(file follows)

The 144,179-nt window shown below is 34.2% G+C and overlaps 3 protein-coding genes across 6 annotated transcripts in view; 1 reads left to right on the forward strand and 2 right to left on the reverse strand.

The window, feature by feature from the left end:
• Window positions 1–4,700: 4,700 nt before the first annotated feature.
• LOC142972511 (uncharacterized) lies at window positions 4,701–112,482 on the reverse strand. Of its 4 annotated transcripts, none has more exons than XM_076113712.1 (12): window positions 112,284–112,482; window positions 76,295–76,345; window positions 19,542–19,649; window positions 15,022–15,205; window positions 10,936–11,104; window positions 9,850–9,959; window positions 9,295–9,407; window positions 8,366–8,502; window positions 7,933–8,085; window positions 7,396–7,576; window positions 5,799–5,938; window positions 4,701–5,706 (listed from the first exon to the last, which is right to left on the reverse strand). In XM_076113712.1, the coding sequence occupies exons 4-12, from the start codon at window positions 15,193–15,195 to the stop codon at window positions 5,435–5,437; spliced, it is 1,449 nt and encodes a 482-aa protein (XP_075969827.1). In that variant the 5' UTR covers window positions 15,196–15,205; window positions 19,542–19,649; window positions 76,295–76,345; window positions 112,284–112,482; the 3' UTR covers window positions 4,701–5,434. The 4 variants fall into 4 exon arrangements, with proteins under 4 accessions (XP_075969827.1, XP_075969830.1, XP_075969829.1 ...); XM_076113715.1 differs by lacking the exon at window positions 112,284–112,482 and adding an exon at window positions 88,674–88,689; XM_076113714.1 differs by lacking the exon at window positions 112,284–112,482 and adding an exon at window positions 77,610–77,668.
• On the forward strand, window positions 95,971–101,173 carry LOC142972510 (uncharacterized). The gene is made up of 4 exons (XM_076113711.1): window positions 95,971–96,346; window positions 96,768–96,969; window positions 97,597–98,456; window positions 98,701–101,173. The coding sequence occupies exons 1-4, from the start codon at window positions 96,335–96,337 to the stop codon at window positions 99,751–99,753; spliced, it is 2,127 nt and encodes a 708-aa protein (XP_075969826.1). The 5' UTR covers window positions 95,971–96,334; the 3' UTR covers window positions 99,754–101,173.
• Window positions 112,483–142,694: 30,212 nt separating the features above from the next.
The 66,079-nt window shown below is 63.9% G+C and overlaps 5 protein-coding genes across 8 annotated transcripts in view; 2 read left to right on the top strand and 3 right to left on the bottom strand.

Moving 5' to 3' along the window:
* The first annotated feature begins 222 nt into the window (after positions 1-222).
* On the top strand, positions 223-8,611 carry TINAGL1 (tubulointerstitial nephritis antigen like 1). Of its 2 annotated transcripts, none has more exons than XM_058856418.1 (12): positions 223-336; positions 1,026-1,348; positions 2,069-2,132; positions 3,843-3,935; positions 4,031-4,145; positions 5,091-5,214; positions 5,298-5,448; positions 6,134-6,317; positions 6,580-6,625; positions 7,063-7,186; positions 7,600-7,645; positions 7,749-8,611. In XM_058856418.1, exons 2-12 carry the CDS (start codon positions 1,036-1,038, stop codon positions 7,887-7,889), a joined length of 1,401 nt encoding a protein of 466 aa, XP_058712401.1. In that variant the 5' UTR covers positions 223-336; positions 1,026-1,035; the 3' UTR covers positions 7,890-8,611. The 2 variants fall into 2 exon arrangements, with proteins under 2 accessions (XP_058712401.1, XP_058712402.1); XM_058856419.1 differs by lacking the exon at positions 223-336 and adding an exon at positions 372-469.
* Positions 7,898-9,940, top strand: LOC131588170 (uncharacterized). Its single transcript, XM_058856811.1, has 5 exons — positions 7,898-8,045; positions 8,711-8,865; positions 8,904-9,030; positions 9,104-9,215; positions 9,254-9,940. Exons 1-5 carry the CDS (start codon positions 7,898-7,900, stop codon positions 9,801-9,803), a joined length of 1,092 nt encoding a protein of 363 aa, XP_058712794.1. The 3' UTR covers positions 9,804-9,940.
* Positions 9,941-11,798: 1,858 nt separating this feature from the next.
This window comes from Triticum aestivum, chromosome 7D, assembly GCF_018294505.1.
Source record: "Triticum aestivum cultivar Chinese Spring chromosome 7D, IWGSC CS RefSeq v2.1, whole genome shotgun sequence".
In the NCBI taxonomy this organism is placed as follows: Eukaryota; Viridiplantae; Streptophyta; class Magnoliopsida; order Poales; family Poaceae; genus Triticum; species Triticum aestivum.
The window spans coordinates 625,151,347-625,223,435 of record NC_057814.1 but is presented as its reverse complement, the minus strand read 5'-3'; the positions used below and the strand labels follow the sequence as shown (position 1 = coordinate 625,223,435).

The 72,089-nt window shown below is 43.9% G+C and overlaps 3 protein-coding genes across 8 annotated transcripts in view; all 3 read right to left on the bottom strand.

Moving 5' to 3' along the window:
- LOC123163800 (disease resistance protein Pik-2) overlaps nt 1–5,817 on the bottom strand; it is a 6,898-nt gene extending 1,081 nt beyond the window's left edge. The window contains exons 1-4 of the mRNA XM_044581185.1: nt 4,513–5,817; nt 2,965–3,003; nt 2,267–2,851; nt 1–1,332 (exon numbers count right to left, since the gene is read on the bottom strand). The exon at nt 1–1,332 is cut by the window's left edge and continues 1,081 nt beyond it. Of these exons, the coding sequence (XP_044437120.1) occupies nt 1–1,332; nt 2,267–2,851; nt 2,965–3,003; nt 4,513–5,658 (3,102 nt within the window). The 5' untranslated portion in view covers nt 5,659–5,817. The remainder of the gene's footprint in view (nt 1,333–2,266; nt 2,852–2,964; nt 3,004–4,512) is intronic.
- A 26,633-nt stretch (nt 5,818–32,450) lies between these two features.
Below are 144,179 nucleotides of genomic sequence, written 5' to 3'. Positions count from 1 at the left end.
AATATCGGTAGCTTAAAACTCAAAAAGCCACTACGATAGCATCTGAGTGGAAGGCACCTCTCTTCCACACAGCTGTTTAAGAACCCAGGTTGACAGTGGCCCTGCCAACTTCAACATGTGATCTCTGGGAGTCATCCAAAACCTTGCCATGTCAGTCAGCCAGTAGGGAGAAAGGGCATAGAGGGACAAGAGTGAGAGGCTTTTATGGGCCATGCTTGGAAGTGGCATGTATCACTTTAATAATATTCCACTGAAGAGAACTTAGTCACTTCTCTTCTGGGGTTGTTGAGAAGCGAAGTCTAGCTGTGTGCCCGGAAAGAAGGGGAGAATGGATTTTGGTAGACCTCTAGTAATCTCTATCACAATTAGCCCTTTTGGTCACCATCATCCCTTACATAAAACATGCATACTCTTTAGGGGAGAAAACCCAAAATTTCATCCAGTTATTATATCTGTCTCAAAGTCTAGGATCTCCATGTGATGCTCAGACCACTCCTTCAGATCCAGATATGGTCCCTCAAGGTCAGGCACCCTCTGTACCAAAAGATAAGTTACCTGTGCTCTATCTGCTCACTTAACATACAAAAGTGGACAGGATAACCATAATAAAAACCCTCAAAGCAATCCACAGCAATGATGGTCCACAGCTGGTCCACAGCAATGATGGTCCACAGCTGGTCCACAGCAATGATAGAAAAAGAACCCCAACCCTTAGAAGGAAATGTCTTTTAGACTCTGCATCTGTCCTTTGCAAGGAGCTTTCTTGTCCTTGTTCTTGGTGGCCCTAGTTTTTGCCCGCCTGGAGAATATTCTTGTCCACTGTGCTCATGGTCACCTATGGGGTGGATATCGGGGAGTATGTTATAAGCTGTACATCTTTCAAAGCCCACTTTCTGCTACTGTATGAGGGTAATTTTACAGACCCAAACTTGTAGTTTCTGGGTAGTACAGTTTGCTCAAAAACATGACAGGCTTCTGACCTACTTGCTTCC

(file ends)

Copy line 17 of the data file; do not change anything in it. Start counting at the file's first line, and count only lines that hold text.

The 72,089-nt window shown below is 43.9% G+C and overlaps 3 protein-coding genes across 8 annotated transcripts in view; all 3 read right to left on the bottom strand.